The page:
Protein kinases are a superfamily of enzymes whose central feature is their common ability to bind ATP and (in most cases) catalyse the transfer of the γ-phosphate to amino acid acceptors on protein substrates. These reversible phosphorylation events play a pivotal role in regulating cell signalling under normal and pathological conditions. Indeed, the central ability of protein kinases to control the cell cycle, proliferation and apoptosis marked them out at an early stage as potential molecular targets (and anti-targets) in the cancer field. The protein kinase inhibitor market is projected to become a USD 100 billion global powerhouse in the next decade, as the approval of kinase inhibitors for new cancer indications accelerates and expands to encompass inflammatory and infectious diseases[3]. Remarkably, it is only a decade or so ago since Imatinib (Table 1) became the first kinase inhibitor to reach the market. Since then, a number of new, largely predictable, challenges have arisen and taken centre stage in the field. From a drug-resistance perspective, we are now in a strong position to scrutinise trial and patient data from the first group of kinase inhibitors to enter the clinic, and integrate this information with the vast amount of pre-clinical data compiled from biochemical and cellular screens of kinase inhibitors[4], much of which has yet to enter the public domain. Scrutiny of clinical trial data reveals that in many cancer indications, single agent regimes employing highly targeted kinase inhibitors delivered as single agents often have unacceptably high failure rates. These include an inability to eradicate solid tumours in which the rate of proliferative has subsided (leaving behind a genomically-unstable mixture of cell types), dose-limiting toxicity / side-effects, and the seemingly inevitable selection of cancer cell populations harbouring drug-resistant genotypes. The success of Imatinib as a mono – therapy suggests that drugs targeting the ABL kinase in leukaemia represent an exception to this rule, although the acquired drug-resistance documented in a significant percentage of inhibitor-exposed CML patients can be thought of as an important (but nonetheless unwanted) test bed in which next generation drugs can be assessed. The outcomes observed with Imatinib closely parallel paradigms from bacterial and retroviral systems, in which drug-resistance can appear after exposure to antibiotics or HIV proteinase inhibitors. Consequently, similar lessons being learnt in the cancer clinic should now be integrated with research data and drug development and delivery strategies repositioned to counter the ability of tumours to rapidly outmanoeuvre kinase inhibitors through multifactorial drug-resistance mechanisms. Today, biologists, chemists and clinicians have many of the tools to predict and react to these phenomena in a kinome-wide manner, helping to generate new approaches and procedures to thwart the menace of acquired drug resistance.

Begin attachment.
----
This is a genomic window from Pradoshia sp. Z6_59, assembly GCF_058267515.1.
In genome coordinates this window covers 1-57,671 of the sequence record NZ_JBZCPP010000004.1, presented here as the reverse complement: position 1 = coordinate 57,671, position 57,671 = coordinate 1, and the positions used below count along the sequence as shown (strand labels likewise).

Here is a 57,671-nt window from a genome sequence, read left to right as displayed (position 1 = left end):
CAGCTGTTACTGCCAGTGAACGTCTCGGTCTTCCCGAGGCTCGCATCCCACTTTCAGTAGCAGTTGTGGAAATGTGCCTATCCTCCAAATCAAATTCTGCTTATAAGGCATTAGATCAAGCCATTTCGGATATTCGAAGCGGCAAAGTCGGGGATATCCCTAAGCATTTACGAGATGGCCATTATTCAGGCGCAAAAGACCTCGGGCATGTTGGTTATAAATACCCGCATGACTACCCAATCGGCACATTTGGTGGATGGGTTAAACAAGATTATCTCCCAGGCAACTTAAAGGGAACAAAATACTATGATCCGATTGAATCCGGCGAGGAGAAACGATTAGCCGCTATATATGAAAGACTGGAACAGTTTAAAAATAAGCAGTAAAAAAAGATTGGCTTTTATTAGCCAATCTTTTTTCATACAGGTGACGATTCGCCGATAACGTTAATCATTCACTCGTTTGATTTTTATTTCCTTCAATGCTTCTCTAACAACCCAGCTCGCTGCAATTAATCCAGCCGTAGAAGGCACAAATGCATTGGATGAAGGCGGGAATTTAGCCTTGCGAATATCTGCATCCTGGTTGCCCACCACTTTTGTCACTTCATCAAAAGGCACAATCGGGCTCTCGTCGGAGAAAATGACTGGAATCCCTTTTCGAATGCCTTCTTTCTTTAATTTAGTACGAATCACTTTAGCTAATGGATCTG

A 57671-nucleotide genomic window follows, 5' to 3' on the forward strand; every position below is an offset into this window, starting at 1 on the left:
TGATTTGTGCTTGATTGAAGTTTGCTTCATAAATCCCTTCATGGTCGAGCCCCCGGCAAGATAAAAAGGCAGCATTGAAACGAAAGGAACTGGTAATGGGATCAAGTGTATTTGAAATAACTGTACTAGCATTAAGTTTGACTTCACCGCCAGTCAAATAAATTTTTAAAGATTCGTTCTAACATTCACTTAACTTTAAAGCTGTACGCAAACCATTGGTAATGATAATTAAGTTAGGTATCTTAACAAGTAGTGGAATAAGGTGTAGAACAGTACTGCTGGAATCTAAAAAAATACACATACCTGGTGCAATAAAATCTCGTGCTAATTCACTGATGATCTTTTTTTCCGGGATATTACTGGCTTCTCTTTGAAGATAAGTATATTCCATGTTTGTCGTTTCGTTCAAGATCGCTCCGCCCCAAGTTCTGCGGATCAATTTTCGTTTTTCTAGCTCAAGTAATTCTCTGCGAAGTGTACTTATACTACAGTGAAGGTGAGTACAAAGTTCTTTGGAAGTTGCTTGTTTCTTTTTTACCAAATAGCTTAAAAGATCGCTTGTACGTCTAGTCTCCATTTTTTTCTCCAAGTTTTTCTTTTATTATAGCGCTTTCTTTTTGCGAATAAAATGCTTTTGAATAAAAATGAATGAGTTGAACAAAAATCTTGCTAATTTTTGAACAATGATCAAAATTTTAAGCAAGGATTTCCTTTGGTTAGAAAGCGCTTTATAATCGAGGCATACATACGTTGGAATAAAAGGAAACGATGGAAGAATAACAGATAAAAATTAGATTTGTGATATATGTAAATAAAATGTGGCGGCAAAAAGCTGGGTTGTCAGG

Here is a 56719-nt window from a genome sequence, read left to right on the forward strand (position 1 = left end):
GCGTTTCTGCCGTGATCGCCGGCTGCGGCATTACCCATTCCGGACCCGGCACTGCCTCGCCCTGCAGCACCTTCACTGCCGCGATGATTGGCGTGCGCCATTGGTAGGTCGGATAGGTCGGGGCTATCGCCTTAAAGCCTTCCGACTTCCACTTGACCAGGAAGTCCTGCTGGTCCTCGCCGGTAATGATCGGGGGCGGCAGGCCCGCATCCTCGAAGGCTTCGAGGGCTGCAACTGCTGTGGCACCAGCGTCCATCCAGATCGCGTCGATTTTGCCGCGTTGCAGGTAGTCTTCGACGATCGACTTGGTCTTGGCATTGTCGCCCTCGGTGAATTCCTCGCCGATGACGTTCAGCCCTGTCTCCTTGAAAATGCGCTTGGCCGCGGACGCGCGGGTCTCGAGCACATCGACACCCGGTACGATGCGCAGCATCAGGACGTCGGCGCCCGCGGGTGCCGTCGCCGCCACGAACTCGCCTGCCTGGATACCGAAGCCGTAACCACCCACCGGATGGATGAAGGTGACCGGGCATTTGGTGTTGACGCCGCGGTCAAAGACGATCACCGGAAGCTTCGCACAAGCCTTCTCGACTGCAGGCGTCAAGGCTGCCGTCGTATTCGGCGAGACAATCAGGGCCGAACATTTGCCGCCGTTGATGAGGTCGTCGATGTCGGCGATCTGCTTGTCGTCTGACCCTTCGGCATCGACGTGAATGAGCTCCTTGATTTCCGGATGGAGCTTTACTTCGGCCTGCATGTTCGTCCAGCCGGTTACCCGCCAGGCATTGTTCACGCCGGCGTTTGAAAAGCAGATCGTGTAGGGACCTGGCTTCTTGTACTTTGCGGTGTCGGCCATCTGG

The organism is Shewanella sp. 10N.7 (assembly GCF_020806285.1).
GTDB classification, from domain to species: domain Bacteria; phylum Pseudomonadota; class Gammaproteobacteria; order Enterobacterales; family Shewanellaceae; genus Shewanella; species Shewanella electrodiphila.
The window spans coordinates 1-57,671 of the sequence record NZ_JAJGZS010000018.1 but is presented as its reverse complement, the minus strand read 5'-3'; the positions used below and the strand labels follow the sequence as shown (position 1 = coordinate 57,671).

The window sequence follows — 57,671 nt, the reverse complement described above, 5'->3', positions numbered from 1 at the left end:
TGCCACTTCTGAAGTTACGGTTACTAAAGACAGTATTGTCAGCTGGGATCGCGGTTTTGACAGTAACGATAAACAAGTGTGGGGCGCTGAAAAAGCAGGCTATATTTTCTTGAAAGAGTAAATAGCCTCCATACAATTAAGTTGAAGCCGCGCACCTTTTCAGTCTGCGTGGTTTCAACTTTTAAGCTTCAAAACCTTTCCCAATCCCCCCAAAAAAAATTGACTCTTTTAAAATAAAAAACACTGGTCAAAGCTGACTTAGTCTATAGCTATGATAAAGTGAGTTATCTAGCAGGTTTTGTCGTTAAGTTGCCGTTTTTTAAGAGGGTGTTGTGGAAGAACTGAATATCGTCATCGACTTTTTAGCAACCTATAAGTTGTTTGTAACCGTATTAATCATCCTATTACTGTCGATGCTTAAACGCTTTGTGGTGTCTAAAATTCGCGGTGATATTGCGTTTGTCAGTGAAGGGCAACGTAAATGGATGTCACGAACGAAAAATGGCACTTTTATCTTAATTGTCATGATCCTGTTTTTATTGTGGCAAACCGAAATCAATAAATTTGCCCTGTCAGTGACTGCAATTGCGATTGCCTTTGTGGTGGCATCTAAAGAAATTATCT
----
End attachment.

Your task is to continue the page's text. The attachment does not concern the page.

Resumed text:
Figure 1 (A) Binding mode and molecular surface of the second generation ABL inhibitor Nilotinib bound to inactive human ABL kinase (PDB ID: 3CS9). (B) Binding mode and molecular surface of the pan-Aurora kinase inhibitor VX680 bound to human Aurora B (PDB ID: 4AF3. In (A), the methylbenzyl moiety engages the pocket adjacent to the gatekeeper (T315) side chain, explaining why Imatinib-resistant BCR-ABL mutations, such as T315I found in CML patients are also resistant to this drug. In (B), VX680 does not engage with the L154 gatekeeper residue, but does bind in the vicinity of the other resistance-tetrad amino acids, explaining how drug-resistance can be produced by their mutation. The four amino acids in the ATP-binding site that make up the ‘resistance-tetrad’ in each kinase are labelled